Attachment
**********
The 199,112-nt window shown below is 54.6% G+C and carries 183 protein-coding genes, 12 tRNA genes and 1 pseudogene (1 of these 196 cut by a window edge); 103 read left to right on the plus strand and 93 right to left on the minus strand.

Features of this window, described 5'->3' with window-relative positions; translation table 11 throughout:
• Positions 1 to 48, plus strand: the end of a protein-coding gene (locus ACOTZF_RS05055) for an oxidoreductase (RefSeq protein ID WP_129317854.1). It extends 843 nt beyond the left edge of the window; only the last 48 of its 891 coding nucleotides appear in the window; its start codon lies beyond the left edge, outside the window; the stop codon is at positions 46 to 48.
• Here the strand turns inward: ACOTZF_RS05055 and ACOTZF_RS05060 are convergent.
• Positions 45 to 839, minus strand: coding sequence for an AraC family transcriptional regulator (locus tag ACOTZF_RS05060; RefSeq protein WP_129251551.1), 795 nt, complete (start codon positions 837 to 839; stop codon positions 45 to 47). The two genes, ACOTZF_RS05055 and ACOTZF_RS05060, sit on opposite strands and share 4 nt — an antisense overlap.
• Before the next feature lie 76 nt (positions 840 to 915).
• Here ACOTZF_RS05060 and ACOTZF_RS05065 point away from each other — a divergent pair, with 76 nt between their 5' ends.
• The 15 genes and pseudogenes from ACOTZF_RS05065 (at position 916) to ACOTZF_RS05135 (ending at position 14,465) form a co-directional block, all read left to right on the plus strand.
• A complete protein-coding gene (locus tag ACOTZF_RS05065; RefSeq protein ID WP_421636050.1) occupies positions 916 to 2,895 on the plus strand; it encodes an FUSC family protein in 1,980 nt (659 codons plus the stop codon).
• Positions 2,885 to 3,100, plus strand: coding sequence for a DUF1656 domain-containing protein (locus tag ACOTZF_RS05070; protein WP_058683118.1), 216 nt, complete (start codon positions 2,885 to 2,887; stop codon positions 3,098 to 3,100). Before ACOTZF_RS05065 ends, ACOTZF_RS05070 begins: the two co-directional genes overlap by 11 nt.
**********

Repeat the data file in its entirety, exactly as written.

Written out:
The 199,112-nt window shown below is 54.6% G+C and carries 183 protein-coding genes, 12 tRNA genes and 1 pseudogene (1 of these 196 cut by a window edge); 103 read left to right on the plus strand and 93 right to left on the minus strand.

Features of this window, described 5'->3' with window-relative positions; translation table 11 throughout:
• Positions 1 to 48, plus strand: the end of a protein-coding gene (locus ACOTZF_RS05055) for an oxidoreductase (RefSeq protein ID WP_129317854.1). It extends 843 nt beyond the left edge of the window; only the last 48 of its 891 coding nucleotides appear in the window; its start codon lies beyond the left edge, outside the window; the stop codon is at positions 46 to 48.
• Here the strand turns inward: ACOTZF_RS05055 and ACOTZF_RS05060 are convergent.
• Positions 45 to 839, minus strand: coding sequence for an AraC family transcriptional regulator (locus tag ACOTZF_RS05060; RefSeq protein WP_129251551.1), 795 nt, complete (start codon positions 837 to 839; stop codon positions 45 to 47). The two genes, ACOTZF_RS05055 and ACOTZF_RS05060, sit on opposite strands and share 4 nt — an antisense overlap.
• Before the next feature lie 76 nt (positions 840 to 915).
• Here ACOTZF_RS05060 and ACOTZF_RS05065 point away from each other — a divergent pair, with 76 nt between their 5' ends.
• The 15 genes and pseudogenes from ACOTZF_RS05065 (at position 916) to ACOTZF_RS05135 (ending at position 14,465) form a co-directional block, all read left to right on the plus strand.
• A complete protein-coding gene (locus tag ACOTZF_RS05065; RefSeq protein ID WP_421636050.1) occupies positions 916 to 2,895 on the plus strand; it encodes an FUSC family protein in 1,980 nt (659 codons plus the stop codon).
• Positions 2,885 to 3,100, plus strand: coding sequence for a DUF1656 domain-containing protein (locus tag ACOTZF_RS05070; protein WP_058683118.1), 216 nt, complete (start codon positions 2,885 to 2,887; stop codon positions 3,098 to 3,100). Before ACOTZF_RS05065 ends, ACOTZF_RS05070 begins: the two co-directional genes overlap by 11 nt.